The leader role is demanding and depleting, explaining why many leaders struggle to remain engaged while doing their job. In this study, we present theory and an intervention focused on improving leader energy. Integrating cognitive energetics theory (Kruglanski et al., 2012) with leader identity theory and expressive writing research, we develop a...
Article
Multiteam systems are large structures of interdependent teams that coordinate via planning before embarking on important projects. Although rarely studied, theory suggests that expression of convergent versus divergent goals and preferences during planning by leadership and component teams matters for multiteam system performance. Addressing this...
Article
Using an experimental experience sampling design, we investigate how witnessing morning rudeness influences workers' subsequent perceptions and behaviors throughout the workday. We posit that a single exposure to rudeness in the morning can contaminate employees' perceptions of subsequent social interactions leading them to perceive greater workpla...
Article
In recent years, a variety of disparate literatures have emerged to test interventions intended to increase individuals' psychological, cognitive, and physiological resources. Although many of these interventions were originally designed for individual or clinical use, a growing number of commentators have called for their adoption in organizations...
Article
Recognizing that powerholders operate in dynamic relational and interdependent work contexts, we posit that the effects of psychological power on powerholders are more complex than currently depicted in the literature. Although psychological power prompts behaviors and perceptions that harm the powerless, these reactions are not consequence-free fo...
Chapter
Given the increasing demands of work in the twenty-first century, a question of importance to both scholars and managers is how individuals and organizations can foster the positive psychological resources that optimize employee functioning. We review evidence from the existing literature on several interventions – mindfulness practices, work break...
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Full-text available
Objectives: Rudeness is routinely experienced by medical teams. We sought to explore the impact of rudeness on medical teams' performance and test interventions that might mitigate its negative consequences. Methods: Thirty-nine NICU teams participated in a training workshop including simulations of acute care of term and preterm newborns. In ea...
Article
Organizational newcomers are unfamiliar with many aspects of their workplace and look for information to help them reduce uncertainty and better understand their new environment. One aspect critical to newcomers is the disposition of their supervisor-the person who arguably can impact the newcomer's career the most. To form an impression of their n...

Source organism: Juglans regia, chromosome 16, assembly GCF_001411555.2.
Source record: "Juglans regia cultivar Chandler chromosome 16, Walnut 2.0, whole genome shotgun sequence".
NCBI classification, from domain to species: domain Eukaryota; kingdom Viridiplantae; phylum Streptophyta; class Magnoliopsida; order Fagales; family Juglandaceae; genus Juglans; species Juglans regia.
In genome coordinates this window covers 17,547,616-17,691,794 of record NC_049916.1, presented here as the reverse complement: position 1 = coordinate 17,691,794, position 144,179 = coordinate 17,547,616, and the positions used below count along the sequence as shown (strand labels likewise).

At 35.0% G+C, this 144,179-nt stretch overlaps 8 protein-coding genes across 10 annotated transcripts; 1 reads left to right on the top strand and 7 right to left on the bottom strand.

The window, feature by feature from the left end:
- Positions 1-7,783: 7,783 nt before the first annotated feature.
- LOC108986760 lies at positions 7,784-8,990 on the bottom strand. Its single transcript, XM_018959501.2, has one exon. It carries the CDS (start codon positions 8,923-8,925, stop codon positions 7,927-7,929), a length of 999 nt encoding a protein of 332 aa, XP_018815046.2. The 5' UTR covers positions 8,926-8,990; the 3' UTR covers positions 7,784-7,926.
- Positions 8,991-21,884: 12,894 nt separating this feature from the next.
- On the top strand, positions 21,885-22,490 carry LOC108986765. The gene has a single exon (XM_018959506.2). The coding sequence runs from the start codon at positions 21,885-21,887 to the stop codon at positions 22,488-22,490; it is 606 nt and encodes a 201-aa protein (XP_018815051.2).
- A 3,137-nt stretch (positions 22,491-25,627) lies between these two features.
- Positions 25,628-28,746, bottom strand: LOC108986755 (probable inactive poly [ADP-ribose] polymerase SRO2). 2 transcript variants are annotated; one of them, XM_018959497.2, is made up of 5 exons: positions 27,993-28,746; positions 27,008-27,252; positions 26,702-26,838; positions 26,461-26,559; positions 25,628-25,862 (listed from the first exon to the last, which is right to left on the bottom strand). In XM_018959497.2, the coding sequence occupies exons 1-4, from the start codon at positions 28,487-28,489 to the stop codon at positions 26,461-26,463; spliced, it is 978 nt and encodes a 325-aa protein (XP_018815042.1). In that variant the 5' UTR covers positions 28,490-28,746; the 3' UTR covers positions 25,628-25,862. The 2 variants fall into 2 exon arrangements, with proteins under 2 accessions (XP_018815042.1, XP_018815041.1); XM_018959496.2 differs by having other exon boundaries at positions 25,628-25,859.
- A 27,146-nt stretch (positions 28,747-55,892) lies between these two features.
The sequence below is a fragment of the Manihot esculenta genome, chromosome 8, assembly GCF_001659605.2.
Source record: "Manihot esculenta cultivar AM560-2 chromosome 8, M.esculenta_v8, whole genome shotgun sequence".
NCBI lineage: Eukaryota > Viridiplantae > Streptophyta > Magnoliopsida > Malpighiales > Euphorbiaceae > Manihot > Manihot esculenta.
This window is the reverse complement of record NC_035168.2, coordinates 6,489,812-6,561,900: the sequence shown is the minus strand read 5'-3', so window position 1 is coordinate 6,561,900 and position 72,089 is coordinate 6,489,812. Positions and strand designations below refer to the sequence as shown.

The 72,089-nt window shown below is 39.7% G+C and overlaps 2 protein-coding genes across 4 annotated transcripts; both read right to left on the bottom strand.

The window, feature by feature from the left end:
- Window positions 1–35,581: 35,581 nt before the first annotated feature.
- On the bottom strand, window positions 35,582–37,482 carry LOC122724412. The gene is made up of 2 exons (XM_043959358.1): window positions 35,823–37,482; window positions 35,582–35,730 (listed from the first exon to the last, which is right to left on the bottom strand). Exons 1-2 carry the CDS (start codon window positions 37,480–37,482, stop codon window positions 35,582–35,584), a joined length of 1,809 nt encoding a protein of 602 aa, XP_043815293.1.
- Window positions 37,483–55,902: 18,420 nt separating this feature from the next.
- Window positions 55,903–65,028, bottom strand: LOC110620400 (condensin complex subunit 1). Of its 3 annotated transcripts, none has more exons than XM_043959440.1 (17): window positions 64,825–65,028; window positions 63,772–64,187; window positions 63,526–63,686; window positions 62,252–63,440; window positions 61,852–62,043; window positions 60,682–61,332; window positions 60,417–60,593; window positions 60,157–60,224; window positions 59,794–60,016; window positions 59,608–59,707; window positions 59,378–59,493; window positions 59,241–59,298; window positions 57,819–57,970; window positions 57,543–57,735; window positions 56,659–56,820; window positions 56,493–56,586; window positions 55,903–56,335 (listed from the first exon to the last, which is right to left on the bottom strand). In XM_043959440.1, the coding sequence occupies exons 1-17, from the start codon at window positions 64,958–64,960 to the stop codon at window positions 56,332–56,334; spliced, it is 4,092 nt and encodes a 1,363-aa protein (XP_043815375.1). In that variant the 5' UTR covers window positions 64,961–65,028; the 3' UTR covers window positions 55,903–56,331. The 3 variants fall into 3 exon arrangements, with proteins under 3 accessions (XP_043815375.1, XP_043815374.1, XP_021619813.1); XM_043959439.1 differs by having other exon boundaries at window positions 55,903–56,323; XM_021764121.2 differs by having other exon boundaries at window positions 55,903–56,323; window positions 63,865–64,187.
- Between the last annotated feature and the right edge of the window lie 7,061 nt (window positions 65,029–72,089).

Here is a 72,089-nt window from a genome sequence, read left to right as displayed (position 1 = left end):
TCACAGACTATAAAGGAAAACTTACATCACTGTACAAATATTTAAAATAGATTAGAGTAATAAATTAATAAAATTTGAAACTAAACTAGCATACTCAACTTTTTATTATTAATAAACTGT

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Full-text available
Iatrogenesis often results from performance deficiencies among medical team members. Team-targeted rudeness may underlie such performance deficiencies, with individuals exposed to rude behavior being less helpful and cooperative. Our objective was to explore the impact of rudeness on the performance of medical teams. Twenty-four NICU teams particip...
Article
In this article we offer a new perspective to the study of negative behavioral contagion in organizations. In 3 studies, we investigate the contagion effect of rudeness and the cognitive mechanism that explains this effect. Study 1 results show that low-intensity negative behaviors like rudeness can be contagious, and that this contagion effect can...
Article
Full-text available
While incivility has been routinely shown to have destructive effects on individuals’ functioning, we have little knowledge about the impact of such behaviors on teams. In two studies we explore the effects of incivility enacted by external and internal actors on team processes and outcomes. Study 1, a field experiment conducted in Israeli neonatal...
Article
Incivility in the workplace is a costly problem for managers. Incivility has been found to have serious negative implications when it is experienced directly and even when it is simply witnessed. To date, there is no clear explanation for what causes this effect. Taking an interdisciplinary approach and combining theories from management, social ps...
Article
In three studies we found that incivility spreads from perpetrators through victims to uninvolved third parties. Study 1 showed that when elementary school teachers were uncivil, teachers in the school tended to also be uncivil, and as a result the students exhibited violent behavior. Study 2 replicates these results by showing that negotiating wit...

Citations